The chance to give the Gifford Lectures is an honor reserved for the most distinguished scientists and philosophers of our civilization. In 1985, on the grand occasion of the centennial of the lectureship, Carl Sagan was invited to give them. He took the opportunity to set down in detail his thoughts on the relationship between religion and science as well as to describe his own personal search to understand the nature of the sacred in the vastness of the cosmos.
The Varieties of Scientific Experience, edited, updated and with an introduction by Ann Druyan, is a bit like eavesdropping on a delightfully intimate conversation with the late great astronomer and astrophysicist. In his charmingly down-to-earth voice, Sagan easily discusses his views on topics ranging from manic depression and the possibly chemical nature of transcendance to creationism and so-called intelligent design to the likelihood of intelligent life on other planets to the likelihood of nuclear annihilation of our own to a new concept of science as ‘informed worship.’ Exhibiting a breadth of intellect nothing short of astounding, he illuminates his explanations with examples from cosmology, physics, philosophy, literature, psychology, cultural anthropology, mythology, theology, and more. Sagan’s humorous, wise, and at times stunningly prophetic observations on some of the greatest mysteries of the cosmos have the invigorating effect of stimulating the intellect, exciting the imagination, and reawakening us to the grandeur of life in the cosmos.”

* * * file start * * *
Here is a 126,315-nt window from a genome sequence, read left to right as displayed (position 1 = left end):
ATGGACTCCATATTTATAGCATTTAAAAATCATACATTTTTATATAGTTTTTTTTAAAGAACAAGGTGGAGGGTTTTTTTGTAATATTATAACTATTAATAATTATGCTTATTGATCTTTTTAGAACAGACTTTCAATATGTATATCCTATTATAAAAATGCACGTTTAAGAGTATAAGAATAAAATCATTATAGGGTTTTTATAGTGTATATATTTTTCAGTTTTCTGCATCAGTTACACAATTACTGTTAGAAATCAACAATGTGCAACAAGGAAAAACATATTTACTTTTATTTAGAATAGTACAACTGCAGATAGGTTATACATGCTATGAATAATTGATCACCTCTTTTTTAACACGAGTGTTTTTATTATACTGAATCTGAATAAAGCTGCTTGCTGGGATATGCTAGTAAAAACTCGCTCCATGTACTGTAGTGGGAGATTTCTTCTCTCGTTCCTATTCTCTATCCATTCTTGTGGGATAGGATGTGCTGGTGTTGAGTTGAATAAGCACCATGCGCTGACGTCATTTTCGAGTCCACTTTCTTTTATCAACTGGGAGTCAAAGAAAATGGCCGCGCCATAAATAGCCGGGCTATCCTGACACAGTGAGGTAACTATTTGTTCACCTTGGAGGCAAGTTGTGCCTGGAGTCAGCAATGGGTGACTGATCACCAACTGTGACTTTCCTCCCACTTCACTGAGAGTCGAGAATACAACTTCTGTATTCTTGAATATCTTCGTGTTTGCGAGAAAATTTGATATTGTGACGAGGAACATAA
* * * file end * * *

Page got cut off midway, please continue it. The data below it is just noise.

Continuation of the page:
— Book Description
This Week’s Most-Viewed Pages:
- Depending where you live… (755 views)
- Speaker Pelosi… It’s sad, sad, sad… (746 views)
- What I don’t get (part 2) (702 views)
- Anti-gay gays (633 views)
- What did cause the Towers to collapse? (497 views)
- Big Bang (474 views)
- Dolphin found with vestigial legs (270 views)
- Pen, paper, or punch (264 views)
- The real problem (242 views)
- Synthetic coal to power the future! (217 views)
There were 4,603 daily visitors this week.
- Miracle Thaw — The Bogus Miracle (84 views)
- Kent Hovind is a Big Phony! (78 views)
- Cold Reading (53 views)
- Preaching that Anti-Evolution Propaganda (44 views)
- Kent Hovind is a Kwazy Kweationist (43 views)
- Miracle Thaw Tray (43 views)
- Why Do Creationists Fear Evolution? (42 views)
- A Brief History of the Skeptic Friends Network (38 views)
- The Bible Answer Man (37 views)
- Skeptic Summary #116 (37 views)
More issues of the Skeptic Summary can be found in our archive.
The Skeptic Summary is produced by the staff of the Skeptic Friends Network, copyright 2006, all rights reserved.